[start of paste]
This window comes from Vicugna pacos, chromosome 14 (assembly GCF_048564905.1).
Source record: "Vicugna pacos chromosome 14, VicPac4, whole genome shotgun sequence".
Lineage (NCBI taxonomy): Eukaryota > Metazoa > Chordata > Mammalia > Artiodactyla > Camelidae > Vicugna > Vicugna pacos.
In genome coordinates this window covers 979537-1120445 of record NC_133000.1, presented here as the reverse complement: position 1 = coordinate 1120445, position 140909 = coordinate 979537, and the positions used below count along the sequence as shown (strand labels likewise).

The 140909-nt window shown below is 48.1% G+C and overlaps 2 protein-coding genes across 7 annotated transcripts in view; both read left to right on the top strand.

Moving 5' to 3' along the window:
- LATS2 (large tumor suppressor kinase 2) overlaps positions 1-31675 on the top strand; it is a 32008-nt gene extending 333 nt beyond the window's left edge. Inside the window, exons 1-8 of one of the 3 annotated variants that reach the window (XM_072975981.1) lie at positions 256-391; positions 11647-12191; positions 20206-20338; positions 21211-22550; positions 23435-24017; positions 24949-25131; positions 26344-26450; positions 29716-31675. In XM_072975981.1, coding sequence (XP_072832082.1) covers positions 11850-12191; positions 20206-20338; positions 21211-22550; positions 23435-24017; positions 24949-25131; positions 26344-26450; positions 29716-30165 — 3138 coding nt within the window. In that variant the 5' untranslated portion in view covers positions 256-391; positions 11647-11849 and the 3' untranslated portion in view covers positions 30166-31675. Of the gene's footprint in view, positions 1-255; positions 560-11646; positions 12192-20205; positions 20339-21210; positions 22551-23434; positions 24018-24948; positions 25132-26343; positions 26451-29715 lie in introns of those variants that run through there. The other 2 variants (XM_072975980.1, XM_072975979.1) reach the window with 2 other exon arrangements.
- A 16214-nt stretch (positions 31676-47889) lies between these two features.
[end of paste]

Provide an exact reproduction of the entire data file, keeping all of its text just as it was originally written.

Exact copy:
This window comes from Vicugna pacos, chromosome 14 (assembly GCF_048564905.1).
Source record: "Vicugna pacos chromosome 14, VicPac4, whole genome shotgun sequence".
Lineage (NCBI taxonomy): Eukaryota > Metazoa > Chordata > Mammalia > Artiodactyla > Camelidae > Vicugna > Vicugna pacos.
In genome coordinates this window covers 979537-1120445 of record NC_133000.1, presented here as the reverse complement: position 1 = coordinate 1120445, position 140909 = coordinate 979537, and the positions used below count along the sequence as shown (strand labels likewise).

The 140909-nt window shown below is 48.1% G+C and overlaps 2 protein-coding genes across 7 annotated transcripts in view; both read left to right on the top strand.

Moving 5' to 3' along the window:
- LATS2 (large tumor suppressor kinase 2) overlaps positions 1-31675 on the top strand; it is a 32008-nt gene extending 333 nt beyond the window's left edge. Inside the window, exons 1-8 of one of the 3 annotated variants that reach the window (XM_072975981.1) lie at positions 256-391; positions 11647-12191; positions 20206-20338; positions 21211-22550; positions 23435-24017; positions 24949-25131; positions 26344-26450; positions 29716-31675. In XM_072975981.1, coding sequence (XP_072832082.1) covers positions 11850-12191; positions 20206-20338; positions 21211-22550; positions 23435-24017; positions 24949-25131; positions 26344-26450; positions 29716-30165 — 3138 coding nt within the window. In that variant the 5' untranslated portion in view covers positions 256-391; positions 11647-11849 and the 3' untranslated portion in view covers positions 30166-31675. Of the gene's footprint in view, positions 1-255; positions 560-11646; positions 12192-20205; positions 20339-21210; positions 22551-23434; positions 24018-24948; positions 25132-26343; positions 26451-29715 lie in introns of those variants that run through there. The other 2 variants (XM_072975980.1, XM_072975979.1) reach the window with 2 other exon arrangements.
- A 16214-nt stretch (positions 31676-47889) lies between these two features.